A few weeks ago I headed to out with a few friends in the middle of a Sunday afternoon to catch one of the few showings that my local movie theater was airing of the animated film Song of the Sea. It’s true that I don’t usually zip to the theater for animated films unless they carry the Pixar label; I tend just wait for the DVD. But I’m so glad I made an exception for this one! Tomm Moore and the Cartoon Saloon folks have crafted a BEAUTIFUL story. (It’s necessary to convey that in all capital letters.) Visually, the film is a stunner. I had seen and enjoyed The Secret of Kells a few years ago, which is produced and directed by the same team. That movie features a monastery under attack by Vikings and a young monk determined to save the Biblical manuscript (“the book that turned darkness into light”) that so many have worked so hard on. I loved how the animation incorporated some of the designs and bright colors of ancient illuminated manuscripts. [Sidebar – that film is loosely based on the origins of the Book of Kells, which is on display at Trinity College, Dublin. Here’s a pretty nifty link where you can view each page in the book digitally.] Song of the Sea does the same thing, substituting siwrly circle and wave designs that fit the setting of an island off the coast of Ireland. The things that Moore does with colors and lines and movement are incredible, so much so that I’m just going to link to the trailer here so you can see for yourself.
It’s not only visually beautiful; the narrative matches up, too. Like The Secret of Kells, Song of the Sea steps further into Irish history and myth by drawing on the ancient legend of the selkie, a seal who can shed her skin on land and become a human. (If you’ve seen the 1994 film The Secret of Roan Inish—another great movie—this might sound familiar to you.) It’s hard to describe the story without stepping into “spoiler” territory, so I’ll just say that it illustrates for the viewer both heartbreaking and strong family relationships, love and bickering between siblings, quite a few opportunities for giggles, and a tear-inducing ending. There are a few tense and scary moments involving an owl-witch, but I think most kids would love this just as much as I did. If you can still find it on a big screen near you, I heartily recommend it! Be prepared to exit the theater humming the lovely, haunting music, too. It’s a beautiful 93 minutes of storytelling.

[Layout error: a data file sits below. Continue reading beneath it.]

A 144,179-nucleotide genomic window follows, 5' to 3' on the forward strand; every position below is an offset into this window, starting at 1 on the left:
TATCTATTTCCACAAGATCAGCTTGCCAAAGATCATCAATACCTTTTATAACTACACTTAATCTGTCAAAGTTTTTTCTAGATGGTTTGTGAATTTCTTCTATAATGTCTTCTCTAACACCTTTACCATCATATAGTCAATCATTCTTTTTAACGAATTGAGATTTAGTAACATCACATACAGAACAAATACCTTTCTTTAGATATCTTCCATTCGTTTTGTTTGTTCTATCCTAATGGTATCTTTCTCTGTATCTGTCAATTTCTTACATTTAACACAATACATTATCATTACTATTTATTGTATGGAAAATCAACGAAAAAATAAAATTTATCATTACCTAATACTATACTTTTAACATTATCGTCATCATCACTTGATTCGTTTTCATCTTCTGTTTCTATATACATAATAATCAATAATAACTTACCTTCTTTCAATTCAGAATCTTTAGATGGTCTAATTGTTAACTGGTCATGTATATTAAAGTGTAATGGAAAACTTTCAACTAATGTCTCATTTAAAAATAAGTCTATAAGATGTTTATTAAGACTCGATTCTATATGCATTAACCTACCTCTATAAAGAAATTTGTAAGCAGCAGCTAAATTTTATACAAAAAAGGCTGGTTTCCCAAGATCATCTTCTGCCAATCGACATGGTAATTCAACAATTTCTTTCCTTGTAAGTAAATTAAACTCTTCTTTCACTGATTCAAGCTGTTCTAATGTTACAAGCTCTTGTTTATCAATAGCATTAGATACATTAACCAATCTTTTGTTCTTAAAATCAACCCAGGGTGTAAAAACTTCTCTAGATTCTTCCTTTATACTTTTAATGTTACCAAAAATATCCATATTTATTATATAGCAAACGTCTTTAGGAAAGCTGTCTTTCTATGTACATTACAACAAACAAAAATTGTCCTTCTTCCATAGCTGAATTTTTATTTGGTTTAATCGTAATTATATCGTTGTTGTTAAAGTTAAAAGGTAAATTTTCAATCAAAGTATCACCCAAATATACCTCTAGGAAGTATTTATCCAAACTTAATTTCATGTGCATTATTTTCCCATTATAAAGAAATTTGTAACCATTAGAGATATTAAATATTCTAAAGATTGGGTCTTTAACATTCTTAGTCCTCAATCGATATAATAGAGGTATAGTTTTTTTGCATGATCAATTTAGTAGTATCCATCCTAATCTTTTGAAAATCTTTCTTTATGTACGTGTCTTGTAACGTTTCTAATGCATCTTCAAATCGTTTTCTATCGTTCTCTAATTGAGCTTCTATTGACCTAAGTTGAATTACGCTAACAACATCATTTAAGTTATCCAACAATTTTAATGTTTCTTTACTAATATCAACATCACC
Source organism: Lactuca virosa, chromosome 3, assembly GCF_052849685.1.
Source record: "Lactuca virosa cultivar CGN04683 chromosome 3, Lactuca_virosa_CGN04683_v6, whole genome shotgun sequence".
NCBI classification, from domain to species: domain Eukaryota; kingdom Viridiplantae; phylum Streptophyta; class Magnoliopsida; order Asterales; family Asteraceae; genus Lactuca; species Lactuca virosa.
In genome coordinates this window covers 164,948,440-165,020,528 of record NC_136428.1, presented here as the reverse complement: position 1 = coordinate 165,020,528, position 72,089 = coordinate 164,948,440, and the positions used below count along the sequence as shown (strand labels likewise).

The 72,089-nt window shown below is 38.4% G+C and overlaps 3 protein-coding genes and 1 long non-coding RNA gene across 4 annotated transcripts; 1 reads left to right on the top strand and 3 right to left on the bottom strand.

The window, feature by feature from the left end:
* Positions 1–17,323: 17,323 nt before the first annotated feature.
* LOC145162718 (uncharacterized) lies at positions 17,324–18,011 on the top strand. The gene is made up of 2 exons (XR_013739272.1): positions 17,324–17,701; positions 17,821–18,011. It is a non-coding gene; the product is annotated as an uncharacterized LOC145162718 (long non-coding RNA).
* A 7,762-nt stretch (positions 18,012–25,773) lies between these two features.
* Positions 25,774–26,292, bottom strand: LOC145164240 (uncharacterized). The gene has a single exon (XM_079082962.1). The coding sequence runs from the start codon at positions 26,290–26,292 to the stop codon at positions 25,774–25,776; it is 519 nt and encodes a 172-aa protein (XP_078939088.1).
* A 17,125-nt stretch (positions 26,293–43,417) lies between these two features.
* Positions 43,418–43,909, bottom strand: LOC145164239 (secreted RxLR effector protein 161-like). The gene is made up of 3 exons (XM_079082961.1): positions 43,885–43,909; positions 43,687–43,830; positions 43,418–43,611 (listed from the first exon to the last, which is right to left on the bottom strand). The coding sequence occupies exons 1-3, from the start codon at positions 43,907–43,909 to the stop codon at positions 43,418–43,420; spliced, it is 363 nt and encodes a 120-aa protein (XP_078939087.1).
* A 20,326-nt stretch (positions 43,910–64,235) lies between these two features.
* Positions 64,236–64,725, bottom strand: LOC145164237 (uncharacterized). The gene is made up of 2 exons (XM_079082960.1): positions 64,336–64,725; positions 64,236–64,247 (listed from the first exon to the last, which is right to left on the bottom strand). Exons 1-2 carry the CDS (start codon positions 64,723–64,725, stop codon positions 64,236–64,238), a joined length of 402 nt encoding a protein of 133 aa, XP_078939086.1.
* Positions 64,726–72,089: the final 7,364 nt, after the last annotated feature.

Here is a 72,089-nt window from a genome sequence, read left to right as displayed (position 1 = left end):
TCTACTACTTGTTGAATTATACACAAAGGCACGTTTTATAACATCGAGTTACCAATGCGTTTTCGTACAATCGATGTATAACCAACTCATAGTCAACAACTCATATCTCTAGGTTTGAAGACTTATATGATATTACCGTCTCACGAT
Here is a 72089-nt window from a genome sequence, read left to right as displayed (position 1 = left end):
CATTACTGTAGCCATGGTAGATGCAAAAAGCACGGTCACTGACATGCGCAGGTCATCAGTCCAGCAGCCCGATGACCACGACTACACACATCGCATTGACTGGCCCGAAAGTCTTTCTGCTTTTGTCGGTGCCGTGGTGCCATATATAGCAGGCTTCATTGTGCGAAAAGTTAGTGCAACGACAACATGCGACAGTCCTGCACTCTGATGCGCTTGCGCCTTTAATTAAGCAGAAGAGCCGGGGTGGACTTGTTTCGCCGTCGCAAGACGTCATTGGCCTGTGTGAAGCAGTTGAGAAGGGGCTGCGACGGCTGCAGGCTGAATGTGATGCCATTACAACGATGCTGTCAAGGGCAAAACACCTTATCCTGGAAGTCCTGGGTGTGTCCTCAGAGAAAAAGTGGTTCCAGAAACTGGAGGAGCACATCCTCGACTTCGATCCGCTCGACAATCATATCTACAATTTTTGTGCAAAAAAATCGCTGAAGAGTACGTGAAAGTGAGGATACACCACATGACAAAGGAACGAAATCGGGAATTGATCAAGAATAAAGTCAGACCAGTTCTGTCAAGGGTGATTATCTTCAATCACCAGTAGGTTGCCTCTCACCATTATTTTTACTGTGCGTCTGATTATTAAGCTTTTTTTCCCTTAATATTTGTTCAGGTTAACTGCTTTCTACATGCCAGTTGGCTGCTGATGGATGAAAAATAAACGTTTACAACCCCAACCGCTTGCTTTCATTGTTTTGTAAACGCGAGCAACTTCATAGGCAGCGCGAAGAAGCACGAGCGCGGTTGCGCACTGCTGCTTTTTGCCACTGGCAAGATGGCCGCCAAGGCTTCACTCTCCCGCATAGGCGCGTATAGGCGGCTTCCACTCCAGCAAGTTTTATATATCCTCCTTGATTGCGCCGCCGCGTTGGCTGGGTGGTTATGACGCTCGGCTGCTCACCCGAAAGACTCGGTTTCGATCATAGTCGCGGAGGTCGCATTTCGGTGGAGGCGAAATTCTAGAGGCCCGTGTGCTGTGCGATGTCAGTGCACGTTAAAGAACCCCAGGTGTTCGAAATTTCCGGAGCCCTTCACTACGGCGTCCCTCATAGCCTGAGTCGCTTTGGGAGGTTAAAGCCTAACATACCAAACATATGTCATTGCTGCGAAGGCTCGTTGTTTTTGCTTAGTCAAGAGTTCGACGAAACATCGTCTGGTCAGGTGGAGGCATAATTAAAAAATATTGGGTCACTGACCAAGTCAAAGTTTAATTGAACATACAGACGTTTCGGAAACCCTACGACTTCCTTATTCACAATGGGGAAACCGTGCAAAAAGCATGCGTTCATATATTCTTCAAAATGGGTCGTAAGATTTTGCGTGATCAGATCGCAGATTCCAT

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Helena Sorensen says
I’m stepping into these stories at just the right time! I got to see the Book of Kells at Trinity College a couple of weeks ago, and I’ve done a good bit of reading on Irish myth and legend in the last few months. We’re so familiar with Greek myths that the world of Irish/Celtic mythology feels very new and wonderful and strange. But it’s marvelously colorful, passionate, and often, I think, nearer to the truth than its Greek counterpart. The kids loved the movie. It did such a wonderful job of capturing the beauty and spirit of the myth, and of the Irish landscape. And you’re right. We can’t stop singing the theme.
Nick Muzekari says
I saw it a couple months ago with my family…couldn’t agree more, wonderful movie!